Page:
Vol 2 #12


Doctors in Denial: Why Big Pharma and the Canadian Medical Profession are too close for comfort by Joel Lexchin MD

James Lorimer & Company Publishers, Toronto 2017. Pages 344.

This is a hard hitting book that names names. The author traces the relationships between the pharmaceutical industry and Canadian Medicine.

He describes the strategies used by industry to influence Canadian Medical and Specialty  Associations, Federal and Provincial Governments, Academic Health Science Centres, the Royal College and the College of Family Physicians of Canada among others.

The pharmaceutical industry has an enormous impact on physician continuing education, research studies and the development of clinical practice guidelines.

Lexchin examines standards developed by various organizations such as the   Canadian Medical Association that have attempted to set limits on the activities of drug companies in determining CME content, advertising copy,  gifts and other funding provided to physicians.  However he finds the enforcement of such policies sorely lacking. He asserts that the medical profession, governments and the industry have failed to protect the public from the harmful fallout of these relationships: poor quality prescribing practices, biased and even “ghost-written” research papers, and inflated health costs to society.

Disclosure of conflict of interest is not enough rather they should be avoided. Disclosure may in fact lull an audience into believing that the conflict of interest has not influenced the content of a presentation or affected the interpretation of research results.

Sales representatives, “drug detailers”,  may provide a rosy picture of a new drug without saying much or anything about potential side effects.

Studies have documented that meeting with detailers, accepting samples, free meals, even inexpensive gifts with company logos does alter physician prescribing practices!

Many physicians may not be aware that drug companies are able to buy from IMS Brogan detailed information about all prescriptions they have prescribed. Thus a company detailer may have statistics on the number of prescriptions issued by a physician for a particular drug. This permits tailoring of the sale’s pitch to the particular physician.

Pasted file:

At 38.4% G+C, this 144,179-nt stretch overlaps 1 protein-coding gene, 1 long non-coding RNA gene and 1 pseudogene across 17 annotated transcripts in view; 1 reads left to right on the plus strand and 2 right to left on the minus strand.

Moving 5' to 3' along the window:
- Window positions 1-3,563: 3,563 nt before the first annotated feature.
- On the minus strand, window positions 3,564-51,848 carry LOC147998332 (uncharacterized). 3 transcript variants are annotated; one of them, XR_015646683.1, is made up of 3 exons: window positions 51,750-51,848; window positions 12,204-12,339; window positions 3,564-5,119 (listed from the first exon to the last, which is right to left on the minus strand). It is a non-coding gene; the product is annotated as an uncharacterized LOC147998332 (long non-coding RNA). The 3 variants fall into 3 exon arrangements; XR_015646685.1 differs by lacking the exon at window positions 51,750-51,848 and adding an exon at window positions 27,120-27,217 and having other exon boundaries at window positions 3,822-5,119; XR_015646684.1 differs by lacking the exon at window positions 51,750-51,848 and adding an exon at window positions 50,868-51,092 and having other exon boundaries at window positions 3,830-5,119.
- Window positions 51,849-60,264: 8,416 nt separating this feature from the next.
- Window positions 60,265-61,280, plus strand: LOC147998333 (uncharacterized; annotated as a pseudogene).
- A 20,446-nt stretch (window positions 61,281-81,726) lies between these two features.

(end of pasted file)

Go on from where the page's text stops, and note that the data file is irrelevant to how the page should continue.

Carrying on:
Physicians who believe they are immune to the overt and covert impact of Pharma’s role in all aspects of medicine are ill-informed of the relevant research.

Lexchin concludes with recommendations.

  • Academic physicians should not meet with sale’s reps
  • The pharma industry should have no role in funding, determining the content of CME or in the selection of speakers.
  • All companies should release information on all funding to individual doctors. Funding for CME and research should come from non-industry sources.
  • Organizations such as the Royal College of Physicians and Surgeons and the College of Family Physicians of Canada that accredit continuing medical education should report on all sources of funding.
  • Medical societies should release detailed financial statements documenting all sources of income and how this was spent.
  • Medical journals should require all editors, editorial boards and managers to be free of any conflicts of interest. They should have no financial relationship with any company that advertises in the journals.
  • Members of the public should be appointed to editorial boards of medical journals.
  • Researchers that have signed off on “ghostwritten” articles should be banned from publishing in journals for several years. Ghostwritten articles should be publicly retracted.
  • The selection of individuals to develop clinical practice guidelines should be an open and transparent process. Guideline panelists should be free of conflicts of interest.


This book should be read by physicians, trainees and members of the public.


Alan Eppel

Print Friendly, PDF & Email